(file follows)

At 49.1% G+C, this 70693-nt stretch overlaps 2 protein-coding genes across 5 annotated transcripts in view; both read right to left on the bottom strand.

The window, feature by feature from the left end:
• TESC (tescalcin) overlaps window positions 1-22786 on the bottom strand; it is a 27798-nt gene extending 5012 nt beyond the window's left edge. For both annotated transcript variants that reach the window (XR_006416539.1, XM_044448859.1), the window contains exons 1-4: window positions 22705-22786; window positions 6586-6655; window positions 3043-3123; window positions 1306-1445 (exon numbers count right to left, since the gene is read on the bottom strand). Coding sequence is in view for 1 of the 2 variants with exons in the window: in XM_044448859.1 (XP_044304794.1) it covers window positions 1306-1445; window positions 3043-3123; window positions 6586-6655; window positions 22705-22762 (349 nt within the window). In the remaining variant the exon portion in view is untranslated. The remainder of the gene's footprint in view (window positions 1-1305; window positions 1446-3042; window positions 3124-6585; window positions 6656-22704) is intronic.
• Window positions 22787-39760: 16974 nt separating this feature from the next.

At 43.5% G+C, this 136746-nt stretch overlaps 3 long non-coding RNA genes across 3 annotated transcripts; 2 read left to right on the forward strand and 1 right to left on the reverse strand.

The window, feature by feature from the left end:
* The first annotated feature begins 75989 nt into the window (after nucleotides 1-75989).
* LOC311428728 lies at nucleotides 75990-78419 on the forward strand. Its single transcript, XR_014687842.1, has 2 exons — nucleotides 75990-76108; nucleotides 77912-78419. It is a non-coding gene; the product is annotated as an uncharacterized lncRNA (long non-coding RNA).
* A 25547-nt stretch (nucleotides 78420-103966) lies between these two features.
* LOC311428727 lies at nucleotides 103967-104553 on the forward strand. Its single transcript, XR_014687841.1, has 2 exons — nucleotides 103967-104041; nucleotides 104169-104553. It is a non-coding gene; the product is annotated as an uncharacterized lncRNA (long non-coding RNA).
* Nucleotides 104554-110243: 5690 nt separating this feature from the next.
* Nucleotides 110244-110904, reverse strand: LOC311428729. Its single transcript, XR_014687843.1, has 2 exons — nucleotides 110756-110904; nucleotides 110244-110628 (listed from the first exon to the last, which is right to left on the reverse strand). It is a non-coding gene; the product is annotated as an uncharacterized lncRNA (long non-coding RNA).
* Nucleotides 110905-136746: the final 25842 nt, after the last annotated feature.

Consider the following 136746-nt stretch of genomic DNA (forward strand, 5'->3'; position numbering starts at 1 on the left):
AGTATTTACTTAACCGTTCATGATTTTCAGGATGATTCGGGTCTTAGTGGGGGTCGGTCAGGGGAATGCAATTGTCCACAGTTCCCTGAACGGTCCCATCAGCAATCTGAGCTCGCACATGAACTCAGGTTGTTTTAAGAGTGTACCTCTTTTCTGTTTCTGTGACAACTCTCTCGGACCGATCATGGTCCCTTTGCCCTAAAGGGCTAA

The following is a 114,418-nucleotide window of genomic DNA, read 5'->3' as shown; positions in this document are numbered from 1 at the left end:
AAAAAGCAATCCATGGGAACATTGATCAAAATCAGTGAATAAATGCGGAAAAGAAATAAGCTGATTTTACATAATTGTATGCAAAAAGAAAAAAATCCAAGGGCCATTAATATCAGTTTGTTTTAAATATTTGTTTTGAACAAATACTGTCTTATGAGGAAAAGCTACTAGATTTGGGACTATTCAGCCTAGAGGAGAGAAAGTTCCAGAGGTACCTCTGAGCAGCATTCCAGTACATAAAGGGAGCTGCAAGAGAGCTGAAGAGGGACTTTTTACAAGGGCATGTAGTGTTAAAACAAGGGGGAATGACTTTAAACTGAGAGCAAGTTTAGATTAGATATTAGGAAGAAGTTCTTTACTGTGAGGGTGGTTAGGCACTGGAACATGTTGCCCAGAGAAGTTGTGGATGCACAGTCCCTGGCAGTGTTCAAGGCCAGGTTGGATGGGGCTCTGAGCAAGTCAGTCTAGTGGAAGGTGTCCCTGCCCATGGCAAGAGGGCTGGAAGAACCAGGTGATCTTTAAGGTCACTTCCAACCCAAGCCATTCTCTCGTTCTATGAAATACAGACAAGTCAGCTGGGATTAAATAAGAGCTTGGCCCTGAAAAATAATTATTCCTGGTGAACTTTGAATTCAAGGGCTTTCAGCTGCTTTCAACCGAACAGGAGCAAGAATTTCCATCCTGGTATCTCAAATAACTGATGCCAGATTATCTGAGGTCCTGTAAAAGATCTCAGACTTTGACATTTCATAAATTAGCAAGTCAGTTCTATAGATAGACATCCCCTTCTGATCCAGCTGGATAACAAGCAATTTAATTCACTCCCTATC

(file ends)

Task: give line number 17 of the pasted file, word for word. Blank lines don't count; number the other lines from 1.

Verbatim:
AAAAAGCAATCCATGGGAACATTGATCAAAATCAGTGAATAAATGCGGAAAAGAAATAAGCTGATTTTACATAATTGTATGCAAAAAGAAAAAAATCCAAGGGCCATTAATATCAGTTTGTTTTAAATATTTGTTTTGAACAAATACTGTCTTATGAGGAAAAGCTACTAGATTTGGGACTATTCAGCCTAGAGGAGAGAAAGTTCCAGAGGTACCTCTGAGCAGCATTCCAGTACATAAAGGGAGCTGCAAGAGAGCTGAAGAGGGACTTTTTACAAGGGCATGTAGTGTTAAAACAAGGGGGAATGACTTTAAACTGAGAGCAAGTTTAGATTAGATATTAGGAAGAAGTTCTTTACTGTGAGGGTGGTTAGGCACTGGAACATGTTGCCCAGAGAAGTTGTGGATGCACAGTCCCTGGCAGTGTTCAAGGCCAGGTTGGATGGGGCTCTGAGCAAGTCAGTCTAGTGGAAGGTGTCCCTGCCCATGGCAAGAGGGCTGGAAGAACCAGGTGATCTTTAAGGTCACTTCCAACCCAAGCCATTCTCTCGTTCTATGAAATACAGACAAGTCAGCTGGGATTAAATAAGAGCTTGGCCCTGAAAAATAATTATTCCTGGTGAACTTTGAATTCAAGGGCTTTCAGCTGCTTTCAACCGAACAGGAGCAAGAATTTCCATCCTGGTATCTCAAATAACTGATGCCAGATTATCTGAGGTCCTGTAAAAGATCTCAGACTTTGACATTTCATAAATTAGCAAGTCAGTTCTATAGATAGACATCCCCTTCTGATCCAGCTGGATAACAAGCAATTTAATTCACTCCCTATC